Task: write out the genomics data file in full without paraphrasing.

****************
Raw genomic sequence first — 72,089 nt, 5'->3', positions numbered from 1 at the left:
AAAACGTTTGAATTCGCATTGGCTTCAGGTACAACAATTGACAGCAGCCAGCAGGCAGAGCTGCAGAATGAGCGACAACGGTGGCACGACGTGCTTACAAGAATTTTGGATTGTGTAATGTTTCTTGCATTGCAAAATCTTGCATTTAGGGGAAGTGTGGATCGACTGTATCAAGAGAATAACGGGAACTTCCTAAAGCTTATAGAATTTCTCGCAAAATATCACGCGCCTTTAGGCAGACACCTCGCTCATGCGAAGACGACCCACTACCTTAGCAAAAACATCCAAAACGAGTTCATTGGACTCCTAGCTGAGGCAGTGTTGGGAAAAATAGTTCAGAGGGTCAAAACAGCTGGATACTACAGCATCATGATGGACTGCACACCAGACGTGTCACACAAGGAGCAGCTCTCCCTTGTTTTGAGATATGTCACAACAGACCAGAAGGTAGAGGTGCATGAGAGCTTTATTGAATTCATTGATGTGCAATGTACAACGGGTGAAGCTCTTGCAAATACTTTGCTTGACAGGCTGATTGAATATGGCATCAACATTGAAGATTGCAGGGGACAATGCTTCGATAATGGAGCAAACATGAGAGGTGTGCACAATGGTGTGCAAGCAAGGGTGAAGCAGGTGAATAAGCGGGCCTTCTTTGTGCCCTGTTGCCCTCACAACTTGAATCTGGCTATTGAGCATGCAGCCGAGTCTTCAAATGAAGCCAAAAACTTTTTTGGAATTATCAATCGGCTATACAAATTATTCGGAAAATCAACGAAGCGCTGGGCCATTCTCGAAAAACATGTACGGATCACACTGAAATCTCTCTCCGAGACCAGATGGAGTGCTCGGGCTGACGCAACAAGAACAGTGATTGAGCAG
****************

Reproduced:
Raw genomic sequence first — 72,089 nt, 5'->3', positions numbered from 1 at the left:
AAAACGTTTGAATTCGCATTGGCTTCAGGTACAACAATTGACAGCAGCCAGCAGGCAGAGCTGCAGAATGAGCGACAACGGTGGCACGACGTGCTTACAAGAATTTTGGATTGTGTAATGTTTCTTGCATTGCAAAATCTTGCATTTAGGGGAAGTGTGGATCGACTGTATCAAGAGAATAACGGGAACTTCCTAAAGCTTATAGAATTTCTCGCAAAATATCACGCGCCTTTAGGCAGACACCTCGCTCATGCGAAGACGACCCACTACCTTAGCAAAAACATCCAAAACGAGTTCATTGGACTCCTAGCTGAGGCAGTGTTGGGAAAAATAGTTCAGAGGGTCAAAACAGCTGGATACTACAGCATCATGATGGACTGCACACCAGACGTGTCACACAAGGAGCAGCTCTCCCTTGTTTTGAGATATGTCACAACAGACCAGAAGGTAGAGGTGCATGAGAGCTTTATTGAATTCATTGATGTGCAATGTACAACGGGTGAAGCTCTTGCAAATACTTTGCTTGACAGGCTGATTGAATATGGCATCAACATTGAAGATTGCAGGGGACAATGCTTCGATAATGGAGCAAACATGAGAGGTGTGCACAATGGTGTGCAAGCAAGGGTGAAGCAGGTGAATAAGCGGGCCTTCTTTGTGCCCTGTTGCCCTCACAACTTGAATCTGGCTATTGAGCATGCAGCCGAGTCTTCAAATGAAGCCAAAAACTTTTTTGGAATTATCAATCGGCTATACAAATTATTCGGAAAATCAACGAAGCGCTGGGCCATTCTCGAAAAACATGTACGGATCACACTGAAATCTCTCTCCGAGACCAGATGGAGTGCTCGGGCTGACGCAACAAGAACAGTGATTGAGCAG